If you’ve watched professional football, you’re probably aware of the concerns around concussions and their long-term impact on players’ brains.
However, new research from the Football Players Health Study at Harvard University is revealing another worrying issue: the more concussions a player has had, the more likely they are to have high blood pressure later in life.
This holds true even when considering other factors that usually cause high blood pressure, like age, weight, race, smoking, and diabetes.
Why High Blood Pressure Matters
High blood pressure isn’t just a heart issue; it can also lead to brain problems. It’s well-known that football players are at risk for conditions that affect their cognitive abilities, mostly due to repeated head injuries on the field.
But what hasn’t been as clear is how much cardiovascular disease, which is the leading cause of death among former players and Americans in general, plays a role.
High blood pressure, also known as hypertension, is often the starting point for many heart-related issues, and it can also damage blood vessels in the brain, leading to cognitive decline.
Rachel Grashow, director of epidemiological research initiatives for the Football Players Health Study, says that while many have focused on how concussions directly lead to brain problems, it’s crucial to look at how they also contribute to cardiovascular issues like high blood pressure.
The condition can be managed, sometimes easily, with exercise, diet changes, and medication.
That’s why Grashow argues for doctors to screen for high blood pressure in anyone with a history of head injuries, even if they don’t have other typical risk factors.
Concussions and High Blood Pressure: What the Data Shows
The Harvard study is one of the most comprehensive of its kind, involving over 4,000 former NFL players.
Researchers considered the usual risk factors for high blood pressure, like obesity and smoking, but they also took into account factors unique to football players, like how long they played and what position they played.
They even developed a concussion symptom score to better understand the relationship between head injuries and high blood pressure.
What they found is eye-opening: the more concussion symptoms a player reported, the more likely they were to have high blood pressure.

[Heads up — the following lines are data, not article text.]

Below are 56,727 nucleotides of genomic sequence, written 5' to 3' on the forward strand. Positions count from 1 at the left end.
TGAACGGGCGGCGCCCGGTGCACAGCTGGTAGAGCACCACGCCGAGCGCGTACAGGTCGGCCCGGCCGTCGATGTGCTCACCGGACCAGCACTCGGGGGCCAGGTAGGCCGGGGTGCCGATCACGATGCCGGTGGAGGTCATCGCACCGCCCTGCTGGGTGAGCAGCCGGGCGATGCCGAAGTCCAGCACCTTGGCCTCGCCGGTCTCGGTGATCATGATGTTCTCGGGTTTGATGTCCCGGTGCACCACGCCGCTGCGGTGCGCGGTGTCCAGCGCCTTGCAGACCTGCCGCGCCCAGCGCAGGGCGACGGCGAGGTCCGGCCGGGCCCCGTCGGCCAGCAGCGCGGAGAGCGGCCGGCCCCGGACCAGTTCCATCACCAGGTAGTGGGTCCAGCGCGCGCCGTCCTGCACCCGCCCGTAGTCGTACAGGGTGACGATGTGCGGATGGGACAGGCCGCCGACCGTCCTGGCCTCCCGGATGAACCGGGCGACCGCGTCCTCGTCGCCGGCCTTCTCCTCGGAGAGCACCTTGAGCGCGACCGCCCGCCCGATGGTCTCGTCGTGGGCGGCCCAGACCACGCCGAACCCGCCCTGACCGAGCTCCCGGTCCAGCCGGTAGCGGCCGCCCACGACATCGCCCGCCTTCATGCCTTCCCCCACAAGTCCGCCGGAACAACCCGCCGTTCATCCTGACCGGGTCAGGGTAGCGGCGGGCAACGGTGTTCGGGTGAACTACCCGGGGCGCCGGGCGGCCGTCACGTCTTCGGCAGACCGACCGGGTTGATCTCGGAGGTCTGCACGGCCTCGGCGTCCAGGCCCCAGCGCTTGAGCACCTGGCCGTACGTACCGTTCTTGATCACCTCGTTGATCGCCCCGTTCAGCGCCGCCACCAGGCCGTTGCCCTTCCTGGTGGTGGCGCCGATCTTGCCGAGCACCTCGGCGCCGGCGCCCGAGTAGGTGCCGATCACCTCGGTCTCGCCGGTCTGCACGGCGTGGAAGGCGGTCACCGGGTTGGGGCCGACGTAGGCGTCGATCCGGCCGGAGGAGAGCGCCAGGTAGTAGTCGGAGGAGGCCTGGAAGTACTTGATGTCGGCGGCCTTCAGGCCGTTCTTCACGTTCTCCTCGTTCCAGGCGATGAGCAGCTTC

This remained true even when accounting for other risks.
Aaron Baggish, a senior faculty member of the study and former director of Massachusetts General Hospital’s Cardiovascular Performance Program, says that understanding this link gives us an opportunity to protect players’ hearts and brains through treatment for high blood pressure.
Moving Forward: Treatment and Future Research
While it’s still unclear exactly why concussions lead to high blood pressure, one theory is that repeated head injuries might cause ongoing inflammation that raises blood pressure levels.
More research is needed to confirm this, but the current findings offer a compelling reason for athletes, their families, and healthcare providers to take head injuries seriously—not just for brain health, but for heart health too.
By identifying and treating those at risk for high blood pressure based on their concussion history, we have the chance to protect not only their cardiovascular health but also their long-term cognitive function.
This is a crucial step forward in ensuring better quality of life for athletes long after they’ve left the playing field.
If you care about blood pressure, please read studies about unhealthy habits that could increase high blood pressure risk, and people with severe high blood pressure should reduce coffee intake.
For more information about blood pressure, please see recent studies that early time-restricted eating could help improve blood pressure, and results showing plant-based foods could benefit people with high blood pressure.
The research findings can be found in Circulation.
Follow us on Twitter for more articles about this topic.
Copyright © 2023 Knowridge Science Report. All rights reserved.